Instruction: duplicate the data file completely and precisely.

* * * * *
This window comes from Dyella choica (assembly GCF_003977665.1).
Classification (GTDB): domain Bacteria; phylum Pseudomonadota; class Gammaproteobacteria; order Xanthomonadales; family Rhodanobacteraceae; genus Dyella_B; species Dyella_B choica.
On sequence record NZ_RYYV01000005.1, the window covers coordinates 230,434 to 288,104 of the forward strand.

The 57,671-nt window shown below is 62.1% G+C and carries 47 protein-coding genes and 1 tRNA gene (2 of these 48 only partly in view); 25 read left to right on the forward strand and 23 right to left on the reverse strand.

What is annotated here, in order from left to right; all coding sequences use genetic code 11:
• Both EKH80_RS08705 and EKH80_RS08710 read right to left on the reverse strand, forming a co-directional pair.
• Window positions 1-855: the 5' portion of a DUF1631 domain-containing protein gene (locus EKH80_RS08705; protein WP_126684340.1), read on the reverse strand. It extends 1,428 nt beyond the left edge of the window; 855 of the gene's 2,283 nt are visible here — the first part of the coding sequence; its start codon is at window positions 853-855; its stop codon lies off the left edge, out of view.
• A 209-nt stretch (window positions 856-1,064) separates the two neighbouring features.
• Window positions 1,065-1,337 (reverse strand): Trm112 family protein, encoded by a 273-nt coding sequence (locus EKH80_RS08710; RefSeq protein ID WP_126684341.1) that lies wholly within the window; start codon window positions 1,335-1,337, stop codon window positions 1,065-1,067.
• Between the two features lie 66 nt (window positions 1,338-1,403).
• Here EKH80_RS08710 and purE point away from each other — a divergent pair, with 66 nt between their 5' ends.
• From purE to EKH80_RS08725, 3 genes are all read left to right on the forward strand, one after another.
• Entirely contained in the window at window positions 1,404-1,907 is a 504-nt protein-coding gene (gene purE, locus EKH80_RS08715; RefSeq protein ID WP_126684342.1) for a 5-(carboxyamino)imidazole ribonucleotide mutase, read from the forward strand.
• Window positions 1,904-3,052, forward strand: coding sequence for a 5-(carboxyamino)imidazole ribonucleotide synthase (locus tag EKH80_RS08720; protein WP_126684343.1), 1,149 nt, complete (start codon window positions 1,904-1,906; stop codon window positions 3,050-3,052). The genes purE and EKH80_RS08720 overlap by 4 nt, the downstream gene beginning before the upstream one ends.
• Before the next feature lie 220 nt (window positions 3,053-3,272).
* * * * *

This window comes from Dyella choica (assembly GCF_003977665.1).
Classification (GTDB): domain Bacteria; phylum Pseudomonadota; class Gammaproteobacteria; order Xanthomonadales; family Rhodanobacteraceae; genus Dyella_B; species Dyella_B choica.
On sequence record NZ_RYYV01000005.1, the window covers coordinates 230,434 to 288,104 of the forward strand.

The 57,671-nt window shown below is 62.1% G+C and carries 47 protein-coding genes and 1 tRNA gene (2 of these 48 only partly in view); 25 read left to right on the forward strand and 23 right to left on the reverse strand.

What is annotated here, in order from left to right; all coding sequences use genetic code 11:
• Both EKH80_RS08705 and EKH80_RS08710 read right to left on the reverse strand, forming a co-directional pair.
• Window positions 1-855: the 5' portion of a DUF1631 domain-containing protein gene (locus EKH80_RS08705; protein WP_126684340.1), read on the reverse strand. It extends 1,428 nt beyond the left edge of the window; 855 of the gene's 2,283 nt are visible here — the first part of the coding sequence; its start codon is at window positions 853-855; its stop codon lies off the left edge, out of view.
• A 209-nt stretch (window positions 856-1,064) separates the two neighbouring features.
• Window positions 1,065-1,337 (reverse strand): Trm112 family protein, encoded by a 273-nt coding sequence (locus EKH80_RS08710; RefSeq protein ID WP_126684341.1) that lies wholly within the window; start codon window positions 1,335-1,337, stop codon window positions 1,065-1,067.
• Between the two features lie 66 nt (window positions 1,338-1,403).
• Here EKH80_RS08710 and purE point away from each other — a divergent pair, with 66 nt between their 5' ends.
• From purE to EKH80_RS08725, 3 genes are all read left to right on the forward strand, one after another.
• Entirely contained in the window at window positions 1,404-1,907 is a 504-nt protein-coding gene (gene purE, locus EKH80_RS08715; RefSeq protein ID WP_126684342.1) for a 5-(carboxyamino)imidazole ribonucleotide mutase, read from the forward strand.
• Window positions 1,904-3,052, forward strand: coding sequence for a 5-(carboxyamino)imidazole ribonucleotide synthase (locus tag EKH80_RS08720; protein WP_126684343.1), 1,149 nt, complete (start codon window positions 1,904-1,906; stop codon window positions 3,050-3,052). The genes purE and EKH80_RS08720 overlap by 4 nt, the downstream gene beginning before the upstream one ends.
• Before the next feature lie 220 nt (window positions 3,053-3,272).